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Boatyard Bar & Grill

Boatyard Bar & Grill in Annapolis, Maryland features pint drinks and the freshest local seafood. Frequented by local sailors, fishers, and tourists alike, the restaurant offers an assortment of crab specialties, including cream of crab soup and its renowned crab cakes. The restaurant’s seaside atmosphere is created with wall art of marine life, including pictures and artifacts celebrating local sailors, fishers, boats, and of course, impressive fish.

Owner and ASBC member Dick Franyo says that the restaurant is designed to celebrate the Chesapeake Bay lifestyle, which he enjoyed while growing up on Chesapeake Bay. There, he became intimately connected with the natural environment of the Bay and the complex challenges that threaten it.

“As goes the bay, so goes us,” Franyo says. “If water runoff degrades the bay, that means no oysters, no crab, and no fish; no sailing, and no swimming, and no customers. We need to invest in clean water because it impacts how many people come to our restaurant.”

The problems facing Chesapeake Bay are complex, but Franyo is most concerned about nitrogen and phosphorous runoff from upstream, as well as stormwater runoff and sewage treatment impacting the bay.  Because these issues are so pervasive, Franyo believes that it makes good business sense for companies to support the environment they depend on. As part of this effort, Boatyard Bar and Grill donates a portion of its profits each year to the Chesapeake Bay Foundation; a non-profit organization that unites a variety of stakeholders in advocating for pollution reduction in the bay.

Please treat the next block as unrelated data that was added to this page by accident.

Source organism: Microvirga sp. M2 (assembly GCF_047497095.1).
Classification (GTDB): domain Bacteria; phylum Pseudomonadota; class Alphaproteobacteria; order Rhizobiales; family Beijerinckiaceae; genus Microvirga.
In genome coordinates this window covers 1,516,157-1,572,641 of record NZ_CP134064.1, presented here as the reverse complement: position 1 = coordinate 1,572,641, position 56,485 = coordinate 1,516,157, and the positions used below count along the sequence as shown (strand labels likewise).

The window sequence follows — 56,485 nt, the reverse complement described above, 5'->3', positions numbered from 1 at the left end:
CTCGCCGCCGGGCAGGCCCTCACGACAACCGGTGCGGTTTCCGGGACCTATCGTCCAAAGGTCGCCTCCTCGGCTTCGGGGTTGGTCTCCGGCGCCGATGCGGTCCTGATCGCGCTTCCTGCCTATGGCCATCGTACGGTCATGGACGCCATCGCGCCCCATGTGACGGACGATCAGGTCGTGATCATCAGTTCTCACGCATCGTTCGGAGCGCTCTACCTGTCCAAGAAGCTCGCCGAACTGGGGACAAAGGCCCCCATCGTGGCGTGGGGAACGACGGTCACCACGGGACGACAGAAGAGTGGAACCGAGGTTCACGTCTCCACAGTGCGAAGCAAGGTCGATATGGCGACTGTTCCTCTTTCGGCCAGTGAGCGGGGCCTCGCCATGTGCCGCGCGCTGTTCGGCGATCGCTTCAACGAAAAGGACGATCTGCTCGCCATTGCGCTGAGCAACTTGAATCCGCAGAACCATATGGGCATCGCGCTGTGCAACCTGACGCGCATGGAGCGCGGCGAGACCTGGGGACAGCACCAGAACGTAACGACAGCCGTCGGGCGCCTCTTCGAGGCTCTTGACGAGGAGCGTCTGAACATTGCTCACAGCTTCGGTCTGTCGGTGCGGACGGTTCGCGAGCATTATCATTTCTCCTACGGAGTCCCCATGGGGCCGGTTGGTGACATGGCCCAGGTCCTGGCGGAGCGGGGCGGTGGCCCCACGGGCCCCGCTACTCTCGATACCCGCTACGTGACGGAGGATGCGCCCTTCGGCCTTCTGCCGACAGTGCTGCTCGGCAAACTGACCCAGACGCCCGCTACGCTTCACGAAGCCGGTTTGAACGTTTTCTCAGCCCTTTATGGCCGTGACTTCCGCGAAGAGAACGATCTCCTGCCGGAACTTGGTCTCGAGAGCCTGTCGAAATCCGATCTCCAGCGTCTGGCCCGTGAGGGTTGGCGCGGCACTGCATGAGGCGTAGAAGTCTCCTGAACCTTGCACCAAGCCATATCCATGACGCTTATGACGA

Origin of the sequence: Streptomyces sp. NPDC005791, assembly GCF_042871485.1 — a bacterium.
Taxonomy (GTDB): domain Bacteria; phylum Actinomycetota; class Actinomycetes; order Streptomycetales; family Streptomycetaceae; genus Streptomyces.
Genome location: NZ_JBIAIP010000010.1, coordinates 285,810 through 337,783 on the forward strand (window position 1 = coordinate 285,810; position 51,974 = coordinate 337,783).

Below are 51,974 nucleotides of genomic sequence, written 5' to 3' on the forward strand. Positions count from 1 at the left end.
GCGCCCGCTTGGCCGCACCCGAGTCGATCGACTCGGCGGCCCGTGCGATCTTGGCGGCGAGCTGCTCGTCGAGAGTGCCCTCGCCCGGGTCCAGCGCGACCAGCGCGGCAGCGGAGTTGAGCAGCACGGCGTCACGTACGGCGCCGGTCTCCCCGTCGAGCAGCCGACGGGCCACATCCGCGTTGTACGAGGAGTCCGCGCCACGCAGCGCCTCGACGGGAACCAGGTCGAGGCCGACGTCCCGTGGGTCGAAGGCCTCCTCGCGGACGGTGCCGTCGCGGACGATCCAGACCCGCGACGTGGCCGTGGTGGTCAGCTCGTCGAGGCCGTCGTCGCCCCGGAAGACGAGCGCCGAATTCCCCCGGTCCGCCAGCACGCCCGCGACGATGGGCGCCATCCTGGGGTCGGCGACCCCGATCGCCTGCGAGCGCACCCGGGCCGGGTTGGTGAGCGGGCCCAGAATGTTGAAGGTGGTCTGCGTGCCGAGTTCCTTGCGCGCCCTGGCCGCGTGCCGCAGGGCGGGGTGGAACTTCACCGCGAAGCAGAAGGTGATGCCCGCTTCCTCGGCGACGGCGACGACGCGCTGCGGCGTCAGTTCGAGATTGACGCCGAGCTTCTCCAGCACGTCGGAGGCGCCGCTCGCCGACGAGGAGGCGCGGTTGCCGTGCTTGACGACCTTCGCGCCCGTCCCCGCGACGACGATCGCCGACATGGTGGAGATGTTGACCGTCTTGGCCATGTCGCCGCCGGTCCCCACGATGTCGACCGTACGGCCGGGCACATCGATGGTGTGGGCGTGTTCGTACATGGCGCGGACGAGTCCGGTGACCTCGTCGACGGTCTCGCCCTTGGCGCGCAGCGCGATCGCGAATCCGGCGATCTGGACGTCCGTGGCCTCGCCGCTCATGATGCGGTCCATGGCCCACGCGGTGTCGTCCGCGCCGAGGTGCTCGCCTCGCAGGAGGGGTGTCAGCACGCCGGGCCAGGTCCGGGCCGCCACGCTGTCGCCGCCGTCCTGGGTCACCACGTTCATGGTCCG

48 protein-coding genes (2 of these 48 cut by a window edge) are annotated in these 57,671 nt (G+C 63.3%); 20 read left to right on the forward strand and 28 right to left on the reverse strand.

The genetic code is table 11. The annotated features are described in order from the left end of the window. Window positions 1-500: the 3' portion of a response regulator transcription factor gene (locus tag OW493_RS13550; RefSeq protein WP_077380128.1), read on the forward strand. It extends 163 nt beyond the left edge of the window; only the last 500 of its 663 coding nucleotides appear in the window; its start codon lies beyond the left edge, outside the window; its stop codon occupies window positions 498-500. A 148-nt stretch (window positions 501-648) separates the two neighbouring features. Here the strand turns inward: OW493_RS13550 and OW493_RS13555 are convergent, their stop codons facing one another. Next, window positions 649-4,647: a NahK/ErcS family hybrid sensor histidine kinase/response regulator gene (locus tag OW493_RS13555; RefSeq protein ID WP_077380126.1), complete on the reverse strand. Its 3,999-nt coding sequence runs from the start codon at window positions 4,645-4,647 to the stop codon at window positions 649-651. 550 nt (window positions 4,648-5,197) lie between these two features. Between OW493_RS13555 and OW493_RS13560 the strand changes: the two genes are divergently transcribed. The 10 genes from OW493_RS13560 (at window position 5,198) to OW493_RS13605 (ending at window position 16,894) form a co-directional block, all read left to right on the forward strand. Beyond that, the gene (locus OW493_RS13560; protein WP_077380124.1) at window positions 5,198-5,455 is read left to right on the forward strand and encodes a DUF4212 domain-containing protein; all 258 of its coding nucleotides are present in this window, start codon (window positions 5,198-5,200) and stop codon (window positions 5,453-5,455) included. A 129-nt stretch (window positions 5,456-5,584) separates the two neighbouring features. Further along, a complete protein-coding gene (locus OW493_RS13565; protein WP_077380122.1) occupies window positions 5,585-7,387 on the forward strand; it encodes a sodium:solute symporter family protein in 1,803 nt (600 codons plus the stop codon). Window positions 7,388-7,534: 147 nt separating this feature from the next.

Franyo believes that returning some of Boatyard’s profit back to protecting the natural environment is an extremely important part of the restaurant’s mission. “Poor water quality impacts our financial bottom line,” he says, “but it’s just as important that we leave a clean bay for our children and our grandchildren. All of our staff deeply believe this.”

In addition to its donations for advocacy work, Boatyard also takes pride in its practical composting program. The restaurant composts everything it possibly can, including oyster shells and food scraps.

“The reaction from customers has been extremely positive,” Franyo observes. “Customers like that we both talk the talk and walk the walk. People come here because they not only love our food, they like our environmental-oriented approach to business.

“By incorporating sustainability into our vision, we are setting a good tone for our customers, for our workers, and for the city of Annapolis.”

Franyo believes that it is imperative for other businesses become more involved in sustainability and policy issues.

“Every issue is political,” Franyo asserts. “We need more voices and more support from the sustainable business community if we ever want to accomplish our policy priorities.”

With Boatyard Bar & Grill and others like it leading the way, sustainable businesses can have a more powerful voice in the decisions that affect their futures, now and for generations to come.